Organizations raise alarm over “global contraceptive crisis”
- 26 September 2016
UNITED NATIONS, New York/COTONOU, Benin – A coalition of reproductive health organizations is sounding the alarm over the unmet contraceptive needs of hundreds of millions of people. Lack of funding for contraceptives is placing millions of women’s lives at risk.
In many developing countries, donor funding is required to make contraceptives available. Yet funding for these life-saving commodities has persistently fallen short.
“World leaders… are ignoring a global contraceptive crisis that threatens to put the health and well-being of thousands of women – and the success of the Sustainable Development Goals – at risk,” said a petition issued by the International Planned Parenthood Federation (IPPF), Marie Stopes International, PAI and the Reproductive Health Supplies Coalition.
As an example, they list the shortfall in contraceptive funding facing UNFPA Supplies, the largest global fund dedicated to family planning. Last year, the programme launched a campaign to raise $1 billion by 2020. The fundraising is already far off track – $847 million is still needed to reach its goal.
The funding shortfall could mean UNFPA Supplies is unable to provide the contraceptives and support required to prevent an estimated 80 million unintended pregnancies, 31 million abortions, 225,000 maternal deaths and 1.3 million newborn deaths.
Melody Abadji, a 24-year-old food vendor in Cotonou, Benin, knows all too well what is at stake – not only women’s health, but their futures and families as well.
“We didn’t want to have any children because of our difficult financial situation,” she said of herself and her partner, during an interview at a local clinic.
When she was 18 years old, Ms. Abadji learned she was pregnant. She was forced to drop out of school and put her dreams on hold. To support their baby, she and her partner moved from the northern city of Parakou to Cotonou to find work, leaving the child with her parents.
The fertility rate in Benin is persistently high, with women having an average of about five children each. And correspondingly, the maternal death rate is also extremely high, with women facing a 1 in 51 lifetime risk of dying from pregnancy related causes.
Many women, like Ms. Abadji, first become pregnant while teenagers. The high adolescent pregnancy rate is a major contributor to the country’s unequal school enrolment rate – 34 per cent of girls enrol in secondary school, compared to 50 per cent of boys. With lower educational attainment, girls are less equipped to escape poverty.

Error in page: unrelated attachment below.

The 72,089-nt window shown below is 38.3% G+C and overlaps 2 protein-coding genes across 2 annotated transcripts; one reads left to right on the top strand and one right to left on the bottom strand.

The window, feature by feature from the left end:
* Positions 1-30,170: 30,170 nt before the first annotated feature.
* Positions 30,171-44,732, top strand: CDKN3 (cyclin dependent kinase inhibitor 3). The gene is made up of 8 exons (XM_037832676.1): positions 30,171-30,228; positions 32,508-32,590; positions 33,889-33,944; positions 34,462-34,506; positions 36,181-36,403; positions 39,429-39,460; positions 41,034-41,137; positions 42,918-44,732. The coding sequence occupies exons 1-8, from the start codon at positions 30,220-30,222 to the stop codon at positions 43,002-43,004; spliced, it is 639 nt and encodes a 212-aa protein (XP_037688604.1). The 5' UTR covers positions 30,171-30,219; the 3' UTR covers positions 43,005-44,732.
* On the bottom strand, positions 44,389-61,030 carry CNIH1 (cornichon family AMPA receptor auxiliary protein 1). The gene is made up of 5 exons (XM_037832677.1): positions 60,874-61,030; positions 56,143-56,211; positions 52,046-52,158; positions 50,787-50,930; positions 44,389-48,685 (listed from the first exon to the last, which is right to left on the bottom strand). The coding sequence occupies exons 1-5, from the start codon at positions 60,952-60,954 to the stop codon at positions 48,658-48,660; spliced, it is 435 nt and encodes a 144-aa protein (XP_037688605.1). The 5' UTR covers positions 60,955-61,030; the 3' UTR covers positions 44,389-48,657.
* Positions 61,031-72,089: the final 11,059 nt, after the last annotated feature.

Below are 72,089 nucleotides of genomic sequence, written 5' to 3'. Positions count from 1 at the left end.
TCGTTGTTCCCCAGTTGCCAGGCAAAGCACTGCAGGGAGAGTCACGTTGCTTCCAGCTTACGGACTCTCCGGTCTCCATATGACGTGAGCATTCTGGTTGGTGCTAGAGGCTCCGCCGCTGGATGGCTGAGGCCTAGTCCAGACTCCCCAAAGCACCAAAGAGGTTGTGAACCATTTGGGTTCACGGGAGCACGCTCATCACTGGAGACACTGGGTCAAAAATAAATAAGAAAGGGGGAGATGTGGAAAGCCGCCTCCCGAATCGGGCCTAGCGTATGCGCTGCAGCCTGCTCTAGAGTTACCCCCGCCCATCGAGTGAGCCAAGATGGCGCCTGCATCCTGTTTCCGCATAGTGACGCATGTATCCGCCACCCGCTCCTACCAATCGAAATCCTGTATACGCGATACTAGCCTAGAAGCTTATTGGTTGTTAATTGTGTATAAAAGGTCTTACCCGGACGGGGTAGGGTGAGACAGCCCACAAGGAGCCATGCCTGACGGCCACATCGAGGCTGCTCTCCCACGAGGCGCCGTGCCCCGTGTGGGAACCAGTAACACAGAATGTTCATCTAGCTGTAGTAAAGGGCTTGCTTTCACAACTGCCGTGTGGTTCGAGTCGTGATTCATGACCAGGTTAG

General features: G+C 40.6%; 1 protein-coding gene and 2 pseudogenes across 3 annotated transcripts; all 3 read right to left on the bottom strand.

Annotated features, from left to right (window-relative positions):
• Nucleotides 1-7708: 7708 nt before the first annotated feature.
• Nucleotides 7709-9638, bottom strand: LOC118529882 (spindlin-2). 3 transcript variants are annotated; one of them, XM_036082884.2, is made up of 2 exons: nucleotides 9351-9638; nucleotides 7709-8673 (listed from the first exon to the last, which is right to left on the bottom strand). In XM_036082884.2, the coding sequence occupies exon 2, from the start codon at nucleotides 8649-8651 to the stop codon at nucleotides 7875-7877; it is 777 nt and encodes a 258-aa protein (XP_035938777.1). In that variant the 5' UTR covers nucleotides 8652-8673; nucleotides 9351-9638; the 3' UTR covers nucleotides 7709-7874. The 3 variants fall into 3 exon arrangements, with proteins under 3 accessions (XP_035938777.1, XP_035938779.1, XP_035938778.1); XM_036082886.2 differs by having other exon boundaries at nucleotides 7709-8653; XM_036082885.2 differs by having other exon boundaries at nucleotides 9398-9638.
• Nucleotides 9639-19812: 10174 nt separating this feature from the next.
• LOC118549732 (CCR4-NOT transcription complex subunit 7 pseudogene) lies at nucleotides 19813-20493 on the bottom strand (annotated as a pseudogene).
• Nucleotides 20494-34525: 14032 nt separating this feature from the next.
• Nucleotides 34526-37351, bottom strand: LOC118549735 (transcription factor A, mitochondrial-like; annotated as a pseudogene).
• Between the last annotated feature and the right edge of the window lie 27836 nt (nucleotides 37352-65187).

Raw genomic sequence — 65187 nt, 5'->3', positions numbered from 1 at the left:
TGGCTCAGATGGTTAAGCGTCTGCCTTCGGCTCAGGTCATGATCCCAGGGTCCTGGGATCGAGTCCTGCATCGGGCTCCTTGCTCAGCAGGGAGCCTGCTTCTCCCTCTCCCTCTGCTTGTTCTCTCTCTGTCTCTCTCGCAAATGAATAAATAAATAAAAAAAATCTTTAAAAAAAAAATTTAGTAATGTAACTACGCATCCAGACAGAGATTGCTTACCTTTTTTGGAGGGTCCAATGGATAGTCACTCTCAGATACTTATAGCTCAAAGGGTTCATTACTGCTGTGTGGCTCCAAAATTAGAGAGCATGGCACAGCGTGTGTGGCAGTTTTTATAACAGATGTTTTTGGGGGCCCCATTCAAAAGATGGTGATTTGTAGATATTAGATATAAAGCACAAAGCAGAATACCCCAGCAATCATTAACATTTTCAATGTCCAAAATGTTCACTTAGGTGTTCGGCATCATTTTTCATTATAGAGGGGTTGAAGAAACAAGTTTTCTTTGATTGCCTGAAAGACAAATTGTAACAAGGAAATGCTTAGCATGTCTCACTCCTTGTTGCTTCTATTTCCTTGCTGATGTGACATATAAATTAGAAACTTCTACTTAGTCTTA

After Ms. Abadji moved to Cotonou, she learned about a clinic run by the Benin Family Planning Association, an affiliate of IPPF. The clinic receives health commodities, including male and female condoms and a wide range of hormonal contraceptives, from UNFPA Supplies. UNFPA Supplies also strengthens supply chains for the distribution of these materials.
Ms. Abadji opted to receive a contraceptive implant to avoid pregnancy until she and her partner were more financially stable.
“Now,” she told UNFPA, “we are ready.” She had returned to the clinic have the implant removed, a procedure that took only a few minutes.
Daniel Lonmadol, the mayor of the nearby town of Aplahoué, told UNFPA that demand for family planning was increasingly rapidly, with hundreds of women seeking family planning counselling and supplies each month.
The availability of family planning has had a visible impact on the lives of people in Aplahoué, Mr. Lonmadol said, enabling them to save for the future and invest more in each child.
“Now I am trying to involve more community leaders, opinion leaders, religious leaders and political authorities in winning support for it,” he said.
The funding shortfall threatens family planning programmes like the one in Cotonou.
Last year alone, contraceptives provided by UNFPA Supplies averted an estimated 9 million unintended pregnancies and 26,000 maternal deaths. It saved families and countries approximately $500 million in pregnancy, delivery and other health care costs.
These kinds of gains are at risk.
The coalition of reproductive health organizations is urging countries around the world to focus on the life-saving and developmental importance of contraceptives, which are necessary to achieve the Sustainable Development Goals. The goals call for achieving universal access to sexual and reproductive health.
Another goal set by the global partnership FP2020 aims to reach an additional 120 million women with voluntary family planning by 2020.
“The Sustainable Development Goals cannot be achieved without sustained investment in contraceptives; giving women the means to prevent unintended pregnancy is critical to health, wealth and well-being,” the coalition petition says.
“A failure to meet the contraceptive needs of women,” it continues, “has the potential to derail progress already made.”
With reporting by Paul Okolo.